Mono framework is not so much of a problem, but C# shouldn’t be used in core apps as legal problems would be hard to work around. Recommends uninstalling any apps using C#.
Now for those of you not familiar with the accused, who did Stallracasaurus Rex call a Traitor? Miguel De Icaza is the co-founder of the GNOME project, which is the collection of software that comprises the most prominent GUI for Linux and open UNIX operating systems.
GNOME is the default user interface of Ubuntu and several other prominent Linux distributions including Red Hat and Fedora and its GTK+ development libraries make a very large quantity of modern graphical Open Source software that runs on Linux and UNIX and even Windows possible. Without GNOME and GTK+ there would be no Ubuntu, no GIMP, no Pidgin, no Evolution, no Google Chrome for Linux, no Wireshark, just to name a few.
[EDIT: GTK+, which was designed by Spencer Kimball and Peter Mattis at UC Berkeley, precedes Miguel's work on GNOME, but De Icaza became a major contributor on the development libraries in order to build the GUI system.]
Richard Stallman calling Miguel de Icaza a traitor is like the FOSS community equivalent of sending Leon Trotsky into exile during the Russian Revolution. Trotsky called himself a "non-factional social democrat".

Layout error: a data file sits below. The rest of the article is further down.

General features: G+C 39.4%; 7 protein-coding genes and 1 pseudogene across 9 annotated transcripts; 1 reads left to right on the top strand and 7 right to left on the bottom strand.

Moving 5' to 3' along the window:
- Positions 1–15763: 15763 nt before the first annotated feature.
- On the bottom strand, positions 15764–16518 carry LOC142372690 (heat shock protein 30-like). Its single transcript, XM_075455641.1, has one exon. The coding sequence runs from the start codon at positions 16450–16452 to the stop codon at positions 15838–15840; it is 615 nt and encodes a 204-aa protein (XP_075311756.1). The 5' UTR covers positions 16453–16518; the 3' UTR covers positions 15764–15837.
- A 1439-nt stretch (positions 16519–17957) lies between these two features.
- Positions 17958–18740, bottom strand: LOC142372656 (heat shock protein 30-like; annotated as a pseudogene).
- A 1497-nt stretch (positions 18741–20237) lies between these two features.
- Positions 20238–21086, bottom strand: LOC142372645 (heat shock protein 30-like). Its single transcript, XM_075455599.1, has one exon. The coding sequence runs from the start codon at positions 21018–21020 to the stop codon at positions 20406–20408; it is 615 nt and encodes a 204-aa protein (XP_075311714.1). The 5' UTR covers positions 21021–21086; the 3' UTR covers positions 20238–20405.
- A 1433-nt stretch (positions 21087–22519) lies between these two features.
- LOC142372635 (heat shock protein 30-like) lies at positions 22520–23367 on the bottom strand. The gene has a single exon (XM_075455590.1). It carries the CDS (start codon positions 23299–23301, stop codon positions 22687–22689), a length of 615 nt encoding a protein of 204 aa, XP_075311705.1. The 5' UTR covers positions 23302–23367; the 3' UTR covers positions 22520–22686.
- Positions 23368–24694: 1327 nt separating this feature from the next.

It should be noted that this "Traitor" once received the highest honor of Stallman's organization, the Award for the Advancement of Free Software in 1999 for his work on GNOME. Does he have to give it back now?
Miguel's "treason" is having recently joined the Board of Directors of the newly formed CodePlex Foundation, a not-for-profit organization created by Microsoft to promote Open Source collaboration. His high crimes also include creating Mono and the Open Source implementation of the C# programming language, which Stallman and many of his fellow FSF Bolsheviks want to publicly execute him for. STRING THE TRAITOROUS BASTARD UP!
Like Leon Trotsky and due to his desire to live in both worlds, Miguel has by virtue of his recent activity designated himself "non-factional" as well and fully understands that greater interoperability between both the Open Source and Windows worlds is of paramount importance.
Why all this fuss over creating a .NET compatibility layer for Linux and Open systems? And why this displaced anger over Miguel joining CodePlex, a not-for-profit Open Source organization? Because Stallman believes that "Microsoft is probably planning to force all free C# implementations underground some day using software patents" and recommends that developers avoid taking what he describes as the "gratuitous risks" associated with "depend[ing] on the free C# implementations". The fury over De Icaza joining CodePlex is simply an side effect of watching the FSF's prodigal son abandon a failed ideology and becoming a software pragmatist that embraces Open Source and not Free Software.